The NetAnalysis® Find Panel provides an easy way of searching against visible columns and fields. It is displayed above the grid and contains a search box where the user can enter a search string. To open the Find Panel, use the keyboard shortcut CTRL+F, or select Search » Quick Search from the main menu.
Use the following syntax to search for keywords in NetAnalysis®. Queries are not case-sensitive.
Type a single keyword:
- UK – finds records that contain “UK” in any column.
The find panel options allow you to specify how words in records should match keywords in the query (start with, like, contain, etc.). See Overriding Comparison Operators below.
Type multiple keywords separated by spaces:
- Germany Spain – “Germany” and “Spain” in any column.
The find panel options allow you to specify whether the resulting records should contain all keywords in the query or any of them. See Overriding Parsing Mode Using Modifiers below.
Exact Phrase Matching
Enter the phrase in quotes:
- “Hôtel de Paris Monaco” – finds records that contain the phrase “Hôtel de Paris Monaco” in any column.
In Specific Columns Only
Enter a column name before the keyword followed by a colon (without space):
- URL:google – finds records that contain “google” in the “URL” column only.
- URL:users profile – find records that contain “users” in the “URL” column and “profile” anywhere else.
- “Dropbox” -URL:google – finds records containing “Dropbox”, but not data in the “URL” column containing “google”.
Users can enter incomplete column names. In this case, the grid displays records from the first column whose name matches the entered string.
- Page:inbox – finds records containing “inbox” from the first column whose name starts with “Page” (“Page Title” in this case).
To specify the exact name of a column, or if the name contains multiple words, use quotes or brackets:
- “Page Title”:login – “login” in the “Page Title” column only.
- [Page Title]:login – “login” in the “Page Title” column only.
Including Special Symbols in a Query
To include quotation marks, brackets or keyword modifiers in a query, put the query in single or double quotes:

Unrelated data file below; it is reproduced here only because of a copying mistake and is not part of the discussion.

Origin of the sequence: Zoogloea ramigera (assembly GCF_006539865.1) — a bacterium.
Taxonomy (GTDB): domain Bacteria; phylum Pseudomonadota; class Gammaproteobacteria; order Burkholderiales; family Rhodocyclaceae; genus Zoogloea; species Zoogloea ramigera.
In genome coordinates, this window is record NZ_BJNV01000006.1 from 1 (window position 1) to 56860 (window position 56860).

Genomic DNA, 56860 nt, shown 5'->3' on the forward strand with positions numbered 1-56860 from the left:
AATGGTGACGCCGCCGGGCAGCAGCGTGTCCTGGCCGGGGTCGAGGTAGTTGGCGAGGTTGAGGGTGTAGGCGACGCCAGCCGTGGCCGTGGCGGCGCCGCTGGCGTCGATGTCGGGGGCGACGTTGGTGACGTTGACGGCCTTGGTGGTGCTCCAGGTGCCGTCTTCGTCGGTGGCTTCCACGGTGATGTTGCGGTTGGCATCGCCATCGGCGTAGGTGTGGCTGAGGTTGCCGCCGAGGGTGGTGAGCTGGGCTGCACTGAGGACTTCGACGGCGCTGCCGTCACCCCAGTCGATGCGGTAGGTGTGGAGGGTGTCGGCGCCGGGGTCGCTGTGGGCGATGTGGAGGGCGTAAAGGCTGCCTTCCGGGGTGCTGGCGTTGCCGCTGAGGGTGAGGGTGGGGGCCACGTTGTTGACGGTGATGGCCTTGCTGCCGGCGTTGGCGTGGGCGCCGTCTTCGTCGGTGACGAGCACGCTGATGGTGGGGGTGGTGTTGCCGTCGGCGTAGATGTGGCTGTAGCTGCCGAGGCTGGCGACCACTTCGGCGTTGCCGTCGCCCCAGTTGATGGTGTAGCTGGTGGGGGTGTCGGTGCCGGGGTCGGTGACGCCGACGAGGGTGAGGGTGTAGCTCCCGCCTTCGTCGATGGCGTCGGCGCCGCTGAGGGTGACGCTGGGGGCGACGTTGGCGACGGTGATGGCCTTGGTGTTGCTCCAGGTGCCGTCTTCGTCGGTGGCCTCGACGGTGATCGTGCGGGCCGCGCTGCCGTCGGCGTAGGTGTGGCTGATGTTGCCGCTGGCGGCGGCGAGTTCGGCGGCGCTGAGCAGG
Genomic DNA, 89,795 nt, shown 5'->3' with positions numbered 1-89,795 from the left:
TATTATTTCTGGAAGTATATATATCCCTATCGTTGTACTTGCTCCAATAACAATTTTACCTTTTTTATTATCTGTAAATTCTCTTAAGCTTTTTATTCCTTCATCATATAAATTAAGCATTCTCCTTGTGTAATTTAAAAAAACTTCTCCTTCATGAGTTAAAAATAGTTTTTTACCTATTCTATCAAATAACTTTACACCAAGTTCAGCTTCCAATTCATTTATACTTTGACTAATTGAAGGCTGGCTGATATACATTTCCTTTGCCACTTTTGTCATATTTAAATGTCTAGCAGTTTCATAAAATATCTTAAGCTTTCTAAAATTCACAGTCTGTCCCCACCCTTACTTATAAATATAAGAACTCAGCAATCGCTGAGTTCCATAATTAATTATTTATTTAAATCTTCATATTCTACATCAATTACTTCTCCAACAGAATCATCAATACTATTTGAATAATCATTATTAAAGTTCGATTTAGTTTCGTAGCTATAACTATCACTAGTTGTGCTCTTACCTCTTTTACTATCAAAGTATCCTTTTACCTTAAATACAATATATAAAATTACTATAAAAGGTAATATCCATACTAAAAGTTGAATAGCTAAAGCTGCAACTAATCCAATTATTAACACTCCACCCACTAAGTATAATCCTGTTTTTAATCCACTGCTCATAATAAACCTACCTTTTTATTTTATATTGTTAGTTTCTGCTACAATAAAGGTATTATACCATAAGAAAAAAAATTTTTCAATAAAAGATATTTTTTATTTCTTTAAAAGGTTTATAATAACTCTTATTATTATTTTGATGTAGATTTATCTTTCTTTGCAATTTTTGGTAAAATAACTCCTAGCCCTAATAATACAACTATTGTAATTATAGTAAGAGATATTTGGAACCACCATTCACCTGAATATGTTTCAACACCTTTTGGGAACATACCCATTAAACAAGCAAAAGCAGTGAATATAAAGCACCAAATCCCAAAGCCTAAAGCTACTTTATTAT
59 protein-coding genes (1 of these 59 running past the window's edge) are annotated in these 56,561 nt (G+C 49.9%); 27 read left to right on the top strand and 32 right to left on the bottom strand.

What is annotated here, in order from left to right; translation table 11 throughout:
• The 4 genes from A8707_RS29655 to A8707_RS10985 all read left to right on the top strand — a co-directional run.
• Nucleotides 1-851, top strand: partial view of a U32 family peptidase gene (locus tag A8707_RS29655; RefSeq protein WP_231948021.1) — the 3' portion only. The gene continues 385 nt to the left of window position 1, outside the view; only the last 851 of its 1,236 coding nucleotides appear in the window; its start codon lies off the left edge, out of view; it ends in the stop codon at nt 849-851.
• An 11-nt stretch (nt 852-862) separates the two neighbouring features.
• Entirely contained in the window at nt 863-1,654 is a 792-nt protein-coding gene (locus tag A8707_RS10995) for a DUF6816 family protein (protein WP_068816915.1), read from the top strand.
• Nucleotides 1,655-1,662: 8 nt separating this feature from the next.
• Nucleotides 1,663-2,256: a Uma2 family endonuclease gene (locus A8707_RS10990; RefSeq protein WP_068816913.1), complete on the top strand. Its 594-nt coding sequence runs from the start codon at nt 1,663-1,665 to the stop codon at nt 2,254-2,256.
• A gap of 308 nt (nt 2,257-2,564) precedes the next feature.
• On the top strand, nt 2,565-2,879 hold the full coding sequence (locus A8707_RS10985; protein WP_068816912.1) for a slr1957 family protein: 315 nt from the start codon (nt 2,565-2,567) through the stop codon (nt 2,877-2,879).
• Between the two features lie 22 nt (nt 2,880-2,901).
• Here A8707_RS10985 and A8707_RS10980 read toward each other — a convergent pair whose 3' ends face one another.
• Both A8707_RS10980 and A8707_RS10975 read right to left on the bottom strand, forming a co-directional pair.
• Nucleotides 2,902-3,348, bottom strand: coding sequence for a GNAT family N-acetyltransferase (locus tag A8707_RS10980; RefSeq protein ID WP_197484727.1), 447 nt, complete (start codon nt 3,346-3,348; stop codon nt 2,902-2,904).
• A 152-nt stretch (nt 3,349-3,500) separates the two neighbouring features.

- [Page Title]:'[Year 1597]’ ‘”Romeo and Juliet”‘ – finds records that contain [Year 1597] (with brackets) in the “Page Title” column and “Romeo and Juliet” (with double quotes) in any column.
- “Page Title”:”[Year 1597]” “‘Romeo and Juliet'” – find records that contain [Year 1597] (with brackets) in the “Page Title” column and ‘Romeo and Juliet’ (with single quotes) in any column.
Overriding Comparison Operators
You can override the standard comparison operator for a particular keyword using modifiers.
|*||Contains: Use this modifier if the find panel searches for words that start with keywords, but a particular keyword should not necessarily be at the beginning.||
*ma co – finds “Germany” and “Cowes”.
|^||StartsWith: Use this modifier to find entries that start with the text immediately after the ^ operator.||
^ma co – finds “Manager” and “Mexico”.
|~||Like: Use this operator to perform a search for a specified pattern. The (percent) % sign represents zero, one, or multiple characters.||
~%um co – finds “Forum” and “Comparison”.
|=||Equals: Use this modifier for a case-sensitive exact match.||
=UK – finds “UK” as an exact match.
Overriding Parsing Mode Using Modifiers
Users can override the specified mode for a particular keyword using the following modifiers:
Optional keyword: Use this modifier if the resulting records should contain all keywords with some being optional.
?Dangerous ?Ocean YouTube – finds “Dangerous” or “Ocean”; however, “YouTube” is obligatory.
Mandatory keyword: Use this modifier if the resulting records should contain any of the keywords, but a particular keyword is mandatory.
Agent Manager +London – finds “Agent” or “Manager”; however, “London” is obligatory.
Agent Manager +*Lo – finds “Agent” or “Manager”, ; however, “London” is obligatory.
“Pirate Hunting” +”Indian Ocean” – finds “Indian Ocean” and “Pirate Hunting”.
|–||Exclude keyword: Use this modifier to remove results containing this keyword.||
Manager -Schmitt – finds “Manager”, but not “Schmitt”.
The following example shows a search for “YouTube” where the keyword “Dangerous” and “Ocean” are optional.
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